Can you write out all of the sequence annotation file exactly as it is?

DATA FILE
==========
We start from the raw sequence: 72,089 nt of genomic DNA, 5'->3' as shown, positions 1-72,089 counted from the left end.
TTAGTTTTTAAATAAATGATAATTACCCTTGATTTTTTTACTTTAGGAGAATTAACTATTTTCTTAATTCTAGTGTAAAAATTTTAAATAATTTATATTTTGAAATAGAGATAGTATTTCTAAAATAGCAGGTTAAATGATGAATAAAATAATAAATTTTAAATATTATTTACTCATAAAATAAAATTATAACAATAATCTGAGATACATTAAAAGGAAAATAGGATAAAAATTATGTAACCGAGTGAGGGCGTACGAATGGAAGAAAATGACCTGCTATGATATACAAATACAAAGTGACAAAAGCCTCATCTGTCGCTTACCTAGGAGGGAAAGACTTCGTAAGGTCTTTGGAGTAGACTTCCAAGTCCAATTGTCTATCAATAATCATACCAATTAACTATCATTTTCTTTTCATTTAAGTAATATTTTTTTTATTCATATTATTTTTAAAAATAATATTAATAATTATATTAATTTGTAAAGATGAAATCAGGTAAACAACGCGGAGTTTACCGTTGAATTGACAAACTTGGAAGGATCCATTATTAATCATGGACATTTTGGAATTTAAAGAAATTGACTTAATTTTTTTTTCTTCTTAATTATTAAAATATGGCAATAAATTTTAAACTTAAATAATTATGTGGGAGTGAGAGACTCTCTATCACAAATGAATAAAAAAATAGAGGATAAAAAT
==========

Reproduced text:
We start from the raw sequence: 72,089 nt of genomic DNA, 5'->3' as shown, positions 1-72,089 counted from the left end.
TTAGTTTTTAAATAAATGATAATTACCCTTGATTTTTTTACTTTAGGAGAATTAACTATTTTCTTAATTCTAGTGTAAAAATTTTAAATAATTTATATTTTGAAATAGAGATAGTATTTCTAAAATAGCAGGTTAAATGATGAATAAAATAATAAATTTTAAATATTATTTACTCATAAAATAAAATTATAACAATAATCTGAGATACATTAAAAGGAAAATAGGATAAAAATTATGTAACCGAGTGAGGGCGTACGAATGGAAGAAAATGACCTGCTATGATATACAAATACAAAGTGACAAAAGCCTCATCTGTCGCTTACCTAGGAGGGAAAGACTTCGTAAGGTCTTTGGAGTAGACTTCCAAGTCCAATTGTCTATCAATAATCATACCAATTAACTATCATTTTCTTTTCATTTAAGTAATATTTTTTTTATTCATATTATTTTTAAAAATAATATTAATAATTATATTAATTTGTAAAGATGAAATCAGGTAAACAACGCGGAGTTTACCGTTGAATTGACAAACTTGGAAGGATCCATTATTAATCATGGACATTTTGGAATTTAAAGAAATTGACTTAATTTTTTTTTCTTCTTAATTATTAAAATATGGCAATAAATTTTAAACTTAAATAATTATGTGGGAGTGAGAGACTCTCTATCACAAATGAATAAAAAAATAGAGGATAAAAAT